• Sander 20:48 on May 23, 2011 Permalink |
    Tags: mondaytask4   

    Y u no live in hut? 

    The staggering evolution of technology in the past few decades might scare some. Many people have expressed their concern for technology taking over our word, as well as us humans. It is easy to be scared by modern science fiction movies, which depict a world where tyrannical robots have taken over the world and enslaved human kind. For the non-paranoid, however, the threat seems somewhat non existent. Having technology be a part of our everyday lives is a very beneficial factor .
    Telecommunications, for example, would probably be hindered the most. Without modern ICT technology, sending a message to another person would take days, instead of seconds. This would pretty much incapacitate world wide communications. Receiving a message to one’s forest hut would also be made impossibly difficult. A mailman would just wander around aimlessly and not get anything done. This would mean a catastrophe for international relations, as well as war time communications. It would be far more effective to use a system which can deliver a message around the globe in a matter of milliseconds. In addition, modern tech gives us the chance to talk to someone face to face, even when the other person is on the moon. Having this ability has moved society forward by large leaps. Giving it up would almost throw us back into the dark ages.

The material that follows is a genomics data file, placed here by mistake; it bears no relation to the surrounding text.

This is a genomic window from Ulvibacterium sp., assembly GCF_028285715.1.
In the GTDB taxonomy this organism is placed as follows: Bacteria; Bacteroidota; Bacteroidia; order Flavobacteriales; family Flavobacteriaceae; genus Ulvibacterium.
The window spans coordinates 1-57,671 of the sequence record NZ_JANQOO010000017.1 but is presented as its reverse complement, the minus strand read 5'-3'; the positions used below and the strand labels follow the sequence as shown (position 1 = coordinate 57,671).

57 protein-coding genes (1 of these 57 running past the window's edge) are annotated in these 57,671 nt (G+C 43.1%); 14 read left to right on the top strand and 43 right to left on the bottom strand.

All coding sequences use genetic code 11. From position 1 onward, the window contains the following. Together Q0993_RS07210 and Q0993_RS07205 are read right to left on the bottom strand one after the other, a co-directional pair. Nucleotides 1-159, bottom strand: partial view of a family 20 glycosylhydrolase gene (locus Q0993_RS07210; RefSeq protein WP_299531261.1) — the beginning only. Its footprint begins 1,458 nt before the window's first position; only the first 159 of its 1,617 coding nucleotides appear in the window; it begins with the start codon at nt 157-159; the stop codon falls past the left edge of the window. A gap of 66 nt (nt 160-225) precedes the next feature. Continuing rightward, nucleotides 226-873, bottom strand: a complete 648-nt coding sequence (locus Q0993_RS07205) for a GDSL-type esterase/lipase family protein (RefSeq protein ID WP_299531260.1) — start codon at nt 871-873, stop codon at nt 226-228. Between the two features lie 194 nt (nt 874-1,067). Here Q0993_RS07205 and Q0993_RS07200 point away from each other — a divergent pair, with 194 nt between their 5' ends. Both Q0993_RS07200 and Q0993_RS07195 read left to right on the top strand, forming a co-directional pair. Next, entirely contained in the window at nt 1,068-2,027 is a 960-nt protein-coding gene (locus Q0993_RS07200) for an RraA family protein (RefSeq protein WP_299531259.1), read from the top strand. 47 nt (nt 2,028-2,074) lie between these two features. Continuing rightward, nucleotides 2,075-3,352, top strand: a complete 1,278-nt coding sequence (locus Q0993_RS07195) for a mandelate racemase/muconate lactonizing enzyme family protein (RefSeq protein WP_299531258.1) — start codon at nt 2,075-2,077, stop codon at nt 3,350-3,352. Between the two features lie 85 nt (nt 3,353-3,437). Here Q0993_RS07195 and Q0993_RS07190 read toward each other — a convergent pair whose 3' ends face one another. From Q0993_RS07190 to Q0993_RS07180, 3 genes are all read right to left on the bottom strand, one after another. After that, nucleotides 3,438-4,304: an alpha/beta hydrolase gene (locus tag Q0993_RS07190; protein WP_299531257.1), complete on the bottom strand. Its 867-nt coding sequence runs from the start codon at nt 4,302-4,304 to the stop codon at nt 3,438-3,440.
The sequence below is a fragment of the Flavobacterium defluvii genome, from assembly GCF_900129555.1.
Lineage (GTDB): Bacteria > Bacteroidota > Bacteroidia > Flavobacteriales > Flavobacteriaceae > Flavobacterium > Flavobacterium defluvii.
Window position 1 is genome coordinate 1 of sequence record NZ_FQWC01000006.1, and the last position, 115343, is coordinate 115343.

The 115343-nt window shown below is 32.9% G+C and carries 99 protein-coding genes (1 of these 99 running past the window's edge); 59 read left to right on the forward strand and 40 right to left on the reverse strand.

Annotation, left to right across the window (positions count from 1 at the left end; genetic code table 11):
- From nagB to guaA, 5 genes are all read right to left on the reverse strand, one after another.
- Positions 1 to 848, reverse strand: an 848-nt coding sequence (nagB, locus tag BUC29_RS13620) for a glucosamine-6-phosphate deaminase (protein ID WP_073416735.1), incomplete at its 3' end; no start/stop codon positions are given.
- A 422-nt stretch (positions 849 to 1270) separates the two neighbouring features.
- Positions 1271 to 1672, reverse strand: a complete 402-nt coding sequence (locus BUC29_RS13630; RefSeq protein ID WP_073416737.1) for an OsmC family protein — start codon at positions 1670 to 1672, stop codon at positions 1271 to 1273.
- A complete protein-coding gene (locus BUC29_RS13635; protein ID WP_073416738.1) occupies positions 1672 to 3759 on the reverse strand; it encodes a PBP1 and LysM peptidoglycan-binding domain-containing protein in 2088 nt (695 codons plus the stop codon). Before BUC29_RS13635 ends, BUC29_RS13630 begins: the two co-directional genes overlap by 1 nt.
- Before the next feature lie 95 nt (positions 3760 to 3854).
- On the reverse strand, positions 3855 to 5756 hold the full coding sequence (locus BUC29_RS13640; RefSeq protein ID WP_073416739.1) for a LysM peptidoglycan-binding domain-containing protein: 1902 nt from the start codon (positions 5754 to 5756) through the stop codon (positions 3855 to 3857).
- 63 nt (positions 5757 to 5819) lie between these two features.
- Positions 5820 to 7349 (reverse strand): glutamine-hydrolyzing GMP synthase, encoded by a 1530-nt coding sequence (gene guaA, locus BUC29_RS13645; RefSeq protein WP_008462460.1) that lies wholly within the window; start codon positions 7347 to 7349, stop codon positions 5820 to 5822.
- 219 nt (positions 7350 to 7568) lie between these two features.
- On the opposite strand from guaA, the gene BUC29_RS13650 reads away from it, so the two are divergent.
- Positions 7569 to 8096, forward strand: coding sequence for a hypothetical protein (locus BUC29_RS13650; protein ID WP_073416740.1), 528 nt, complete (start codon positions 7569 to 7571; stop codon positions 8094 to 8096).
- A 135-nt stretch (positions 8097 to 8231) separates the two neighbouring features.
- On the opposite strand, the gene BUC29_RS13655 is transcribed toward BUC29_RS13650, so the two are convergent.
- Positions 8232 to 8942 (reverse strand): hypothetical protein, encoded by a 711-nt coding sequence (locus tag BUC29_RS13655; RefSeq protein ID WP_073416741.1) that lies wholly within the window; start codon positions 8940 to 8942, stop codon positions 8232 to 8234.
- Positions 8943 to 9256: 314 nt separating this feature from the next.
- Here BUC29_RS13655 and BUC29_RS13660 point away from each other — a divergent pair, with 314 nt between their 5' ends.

Yet another example would be the accessibility of information. With the Internet, we can pretty much find information on anything that ever existed. Without exception. One might say that all of the world’s knowledge is contained on the Internet. Without it, all the same information would have to be contained in one spot on the earth, where someone would have to travel. Just to search through millions of pieces of information, which could take days or months. Therefore, having a medium, through which information can be found in mere seconds all around the world is the optimal solution.
    As for the people would prefer to live in a hut  and read poetry whilst sipping tea, the option is always available. But when considering the whole world, computers and ICT technology are an irreplaceable asset to almost every aspect of life.